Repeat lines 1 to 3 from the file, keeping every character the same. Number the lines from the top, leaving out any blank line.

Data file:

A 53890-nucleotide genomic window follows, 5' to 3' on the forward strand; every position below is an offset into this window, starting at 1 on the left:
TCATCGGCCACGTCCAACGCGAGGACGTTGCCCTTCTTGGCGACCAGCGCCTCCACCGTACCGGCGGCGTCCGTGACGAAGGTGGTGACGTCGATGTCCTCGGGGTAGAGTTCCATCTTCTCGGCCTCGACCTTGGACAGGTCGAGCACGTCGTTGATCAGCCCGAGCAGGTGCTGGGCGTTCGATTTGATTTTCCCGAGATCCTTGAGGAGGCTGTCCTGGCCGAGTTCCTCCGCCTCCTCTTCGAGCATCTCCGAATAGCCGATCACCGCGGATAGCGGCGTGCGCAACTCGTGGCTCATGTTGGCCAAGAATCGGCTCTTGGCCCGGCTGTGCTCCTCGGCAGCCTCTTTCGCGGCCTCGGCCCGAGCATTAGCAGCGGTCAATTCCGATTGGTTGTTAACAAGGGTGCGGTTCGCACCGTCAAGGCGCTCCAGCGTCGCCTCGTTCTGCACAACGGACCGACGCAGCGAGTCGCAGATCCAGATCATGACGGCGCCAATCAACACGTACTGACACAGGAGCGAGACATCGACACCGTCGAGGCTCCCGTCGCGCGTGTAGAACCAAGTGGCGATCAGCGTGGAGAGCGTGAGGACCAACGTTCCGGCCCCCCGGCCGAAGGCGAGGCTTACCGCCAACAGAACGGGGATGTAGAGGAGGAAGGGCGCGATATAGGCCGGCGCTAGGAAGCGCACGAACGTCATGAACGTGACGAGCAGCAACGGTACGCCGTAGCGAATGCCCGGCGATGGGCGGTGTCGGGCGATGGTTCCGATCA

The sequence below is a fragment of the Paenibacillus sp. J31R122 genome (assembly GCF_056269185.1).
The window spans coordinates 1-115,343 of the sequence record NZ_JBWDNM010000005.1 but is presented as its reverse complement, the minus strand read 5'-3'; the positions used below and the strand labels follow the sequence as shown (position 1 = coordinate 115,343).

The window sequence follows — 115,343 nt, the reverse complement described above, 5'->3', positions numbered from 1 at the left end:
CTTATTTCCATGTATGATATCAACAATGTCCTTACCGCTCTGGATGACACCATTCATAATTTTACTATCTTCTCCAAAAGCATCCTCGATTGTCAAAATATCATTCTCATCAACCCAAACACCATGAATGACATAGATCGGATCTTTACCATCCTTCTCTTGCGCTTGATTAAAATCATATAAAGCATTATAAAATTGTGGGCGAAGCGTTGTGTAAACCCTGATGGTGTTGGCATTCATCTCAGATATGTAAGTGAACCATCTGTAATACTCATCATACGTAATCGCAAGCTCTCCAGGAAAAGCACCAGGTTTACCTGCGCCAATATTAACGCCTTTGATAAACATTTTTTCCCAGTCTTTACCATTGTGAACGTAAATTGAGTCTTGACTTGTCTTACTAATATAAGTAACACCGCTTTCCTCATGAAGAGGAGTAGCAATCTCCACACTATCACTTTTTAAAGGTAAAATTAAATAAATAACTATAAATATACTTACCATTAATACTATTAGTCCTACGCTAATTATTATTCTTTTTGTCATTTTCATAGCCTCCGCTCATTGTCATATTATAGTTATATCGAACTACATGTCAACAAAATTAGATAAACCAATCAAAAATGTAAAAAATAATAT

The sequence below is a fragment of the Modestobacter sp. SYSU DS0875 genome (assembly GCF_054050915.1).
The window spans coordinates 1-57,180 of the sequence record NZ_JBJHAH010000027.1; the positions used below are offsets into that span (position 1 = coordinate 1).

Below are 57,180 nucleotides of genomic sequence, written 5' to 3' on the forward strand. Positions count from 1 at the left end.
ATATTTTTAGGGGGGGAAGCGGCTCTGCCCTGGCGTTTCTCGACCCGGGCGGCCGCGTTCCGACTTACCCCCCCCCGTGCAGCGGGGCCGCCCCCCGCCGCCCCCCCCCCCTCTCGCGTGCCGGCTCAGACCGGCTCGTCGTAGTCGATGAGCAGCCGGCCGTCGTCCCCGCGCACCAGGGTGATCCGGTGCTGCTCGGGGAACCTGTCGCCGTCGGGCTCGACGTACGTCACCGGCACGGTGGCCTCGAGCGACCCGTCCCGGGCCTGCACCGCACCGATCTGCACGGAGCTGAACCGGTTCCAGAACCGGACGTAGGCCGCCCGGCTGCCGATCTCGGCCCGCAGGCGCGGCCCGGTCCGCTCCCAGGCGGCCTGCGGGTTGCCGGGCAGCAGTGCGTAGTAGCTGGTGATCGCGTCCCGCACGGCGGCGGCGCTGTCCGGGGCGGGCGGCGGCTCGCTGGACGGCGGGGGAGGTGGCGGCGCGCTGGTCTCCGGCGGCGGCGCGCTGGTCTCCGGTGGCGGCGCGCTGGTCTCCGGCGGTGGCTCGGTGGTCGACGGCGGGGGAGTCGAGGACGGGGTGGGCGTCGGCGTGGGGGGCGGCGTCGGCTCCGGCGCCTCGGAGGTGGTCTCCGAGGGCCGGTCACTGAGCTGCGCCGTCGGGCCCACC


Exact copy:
A 53890-nucleotide genomic window follows, 5' to 3' on the forward strand; every position below is an offset into this window, starting at 1 on the left:
TCATCGGCCACGTCCAACGCGAGGACGTTGCCCTTCTTGGCGACCAGCGCCTCCACCGTACCGGCGGCGTCCGTGACGAAGGTGGTGACGTCGATGTCCTCGGGGTAGAGTTCCATCTTCTCGGCCTCGACCTTGGACAGGTCGAGCACGTCGTTGATCAGCCCGAGCAGGTGCTGGGCGTTCGATTTGATTTTCCCGAGATCCTTGAGGAGGCTGTCCTGGCCGAGTTCCTCCGCCTCCTCTTCGAGCATCTCCGAATAGCCGATCACCGCGGATAGCGGCGTGCGCAACTCGTGGCTCATGTTGGCCAAGAATCGGCTCTTGGCCCGGCTGTGCTCCTCGGCAGCCTCTTTCGCGGCCTCGGCCCGAGCATTAGCAGCGGTCAATTCCGATTGGTTGTTAACAAGGGTGCGGTTCGCACCGTCAAGGCGCTCCAGCGTCGCCTCGTTCTGCACAACGGACCGACGCAGCGAGTCGCAGATCCAGATCATGACGGCGCCAATCAACACGTACTGACACAGGAGCGAGACATCGACACCGTCGAGGCTCCCGTCGCGCGTGTAGAACCAAGTGGCGATCAGCGTGGAGAGCGTGAGGACCAACGTTCCGGCCCCCCGGCCGAAGGCGAGGCTTACCGCCAACAGAACGGGGATGTAGAGGAGGAAGGGCGCGATATAGGCCGGCGCTAGGAAGCGCACGAACGTCATGAACGTGACGAGCAGCAACGGTACGCCGTAGCGAATGCCCGGCGATGGGCGGTGTCGGGCGATGGTTCCGATCA

The sequence below is a fragment of the Paenibacillus sp. J31R122 genome (assembly GCF_056269185.1).